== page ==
15 Most Enchanting Buddhist Monasteries In The World

By Neha Kapoor on Feb 16, 2016
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This world is strewn with enchanting castles, forts and structures that speak of political past in their own ways. However, we are equally blessed with the spiritual centers/structures of past that have been disseminating the ideas of peace, love and belief ever since time immemorial. While on the one hand politics, war and kingdoms have given way to some of the most magnificent structures of the world, the Buddhist monasteries in the world were built primarily with the aim of spreading some of the simplest ideas of humanity: love and spirituality. In this world, where war and turmoil have become the order of the day, let us have a look at some of the most beautiful Buddhist monasteries in the world that inspire awe and reverence- "buddham sharnam gachhami”.

1. Borobudur - Indonesia

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Unique in its own way, the Borobudur Buddhist temple in Java was constructed as a result of Nieuwenkamp’s imagination who conceived of Borobudur as "a big lotus flower bud ready to bloom” which was "floating” on a lake. Nieuwenkamp’s imagination was supported by N. Rangkuti (1987) and if you look from above, the Borobudur Temple looks as if it is floating.

Also Read: 13 Gorgeous Hindu Temples Outside India

2. Bagan -  Myanmar

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The stellar image of Myanmar, the exotic Buddhist temples in Bagan are scattered across a vast dusty plain and make up for a wonderful view. The kingdoms of Bagan date to the early second century BC and saw the construction of more than thirteen thousand temples, pagodas, and other religious structures. Today, we are still blessed to see approximately twenty-two hundred structures that remain standing.

Also Read: Ultimate Road Trip from India to Thailand via Myanmar

3. Shwedagon Pagoda - Yangon, Myanmar

Image Source: Paul Arps/flickr.com

One of Buddhism's most sacred sites, the Shwedagon Pagoda is a wonderful piece of human art that is adorned with 27 metric tons of gold leaf, along with thousands of diamonds and other gems. This Buddhist temple is also believed to have enshrined eight hairs of the Gautama Buddha as well as relics of three former buddhas.

4. Mahabodhi Temple - India

Image Source: Wikimedia Commons

The Mahabodhi Temple Complex in Bihar is the first temple built by Emperor Asoka in the 3rd century B.C. However, the present temple that we see today dates from the 5th-6th centuries. It is one of the earliest Buddhist temples built entirely in brick, still standing, from the late Gupta period and it is considered to have had significant influence in the development of brick architecture over the centuries. The sheer grandeur and the religious significance of this temple renders it a must visit Buddhist temple in India.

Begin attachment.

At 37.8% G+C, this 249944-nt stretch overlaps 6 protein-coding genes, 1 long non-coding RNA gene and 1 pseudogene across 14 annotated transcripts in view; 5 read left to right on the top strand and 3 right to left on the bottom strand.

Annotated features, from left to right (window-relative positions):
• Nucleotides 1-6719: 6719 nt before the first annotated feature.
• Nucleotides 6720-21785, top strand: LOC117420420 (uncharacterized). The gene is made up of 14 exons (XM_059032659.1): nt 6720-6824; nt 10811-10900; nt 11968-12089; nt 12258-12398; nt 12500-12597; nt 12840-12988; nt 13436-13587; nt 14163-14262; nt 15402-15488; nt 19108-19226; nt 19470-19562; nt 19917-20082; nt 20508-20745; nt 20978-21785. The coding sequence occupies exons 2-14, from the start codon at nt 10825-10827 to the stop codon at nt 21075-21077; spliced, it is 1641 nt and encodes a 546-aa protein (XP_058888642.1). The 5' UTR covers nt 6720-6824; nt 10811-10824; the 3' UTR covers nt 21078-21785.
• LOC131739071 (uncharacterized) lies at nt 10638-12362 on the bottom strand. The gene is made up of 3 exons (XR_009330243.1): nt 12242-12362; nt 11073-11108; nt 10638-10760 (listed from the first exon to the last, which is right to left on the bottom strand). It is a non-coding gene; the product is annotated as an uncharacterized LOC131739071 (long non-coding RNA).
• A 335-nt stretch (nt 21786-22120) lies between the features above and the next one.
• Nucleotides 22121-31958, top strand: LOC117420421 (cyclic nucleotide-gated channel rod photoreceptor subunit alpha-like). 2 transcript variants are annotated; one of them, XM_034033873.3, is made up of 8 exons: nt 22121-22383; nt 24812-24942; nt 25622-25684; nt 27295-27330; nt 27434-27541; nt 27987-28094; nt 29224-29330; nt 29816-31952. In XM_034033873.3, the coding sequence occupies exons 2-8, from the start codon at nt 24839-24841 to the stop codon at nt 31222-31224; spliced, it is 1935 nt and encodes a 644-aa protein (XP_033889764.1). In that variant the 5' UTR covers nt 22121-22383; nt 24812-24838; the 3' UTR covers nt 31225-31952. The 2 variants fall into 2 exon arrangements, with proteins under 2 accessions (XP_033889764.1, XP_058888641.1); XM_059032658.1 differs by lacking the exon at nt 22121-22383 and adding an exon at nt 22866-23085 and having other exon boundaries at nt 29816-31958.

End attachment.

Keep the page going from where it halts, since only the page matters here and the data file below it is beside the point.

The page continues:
5. Jokhang - Tibet

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Translated as the "House of Budha”, the Jokhang Monastery is the prime seat of the Gelugpa (Yellow) Branch of Tibetan Buddhism. It was originally built in 647 AD. Jokhang Temple is the spiritual center of Tibet and the holiest destination for all Tibetan Buddhist pilgrims. The roof of the Jokhang offers breathtaking views of the Barkhor (pilgrims' circuit) and the Potala Palace. The golden roofs are mysteriously crafted with many birds, beasts, bells, and other intricate figures.

6. Pha That Luang - Laos

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Pha That Luang is an immense Buddhist Stupa of 45 meters in height and width 69 and is built in pyramidal shape surrounded by 30 small stupas. The eyes of the beholder will be amazed to see Luang’s stupa that is covered with 500 kilos of gold leaf and precious metal that achieves such impressive golden color that there is no other parallel found of such sort. Due to this, it has become the symbol of the splendor of Laos.

7. Wat Arun - Bangkok, Thailand

Image Source: Wikimedia Commons

Also called as the "Temple of dawn", Wat Arun is one of the most stunning temples in Bangkok, not only because of its riverside location, but also because the design is very different to the other temples you can visit in Bangkok. This Buddhist temple is partly made up of colorfully decorated spires and stands stupendously over the water. 

8. Haeinsa Temple - South Korea

Image Source: Wikimedia Commons

Located on Gaya Mountain in Hapcheon-gun region in South Gyeongsang Province, the Haeinsa Temple is one of the three Jewel Temple of South Korea that represent three jewels of Buddhism- Buddha, dharma and sangh. Haeinsa temple stands for dharma or Buddha's teachings. This temple was initially built in 802 and is one of the most peaceful images of South Korea.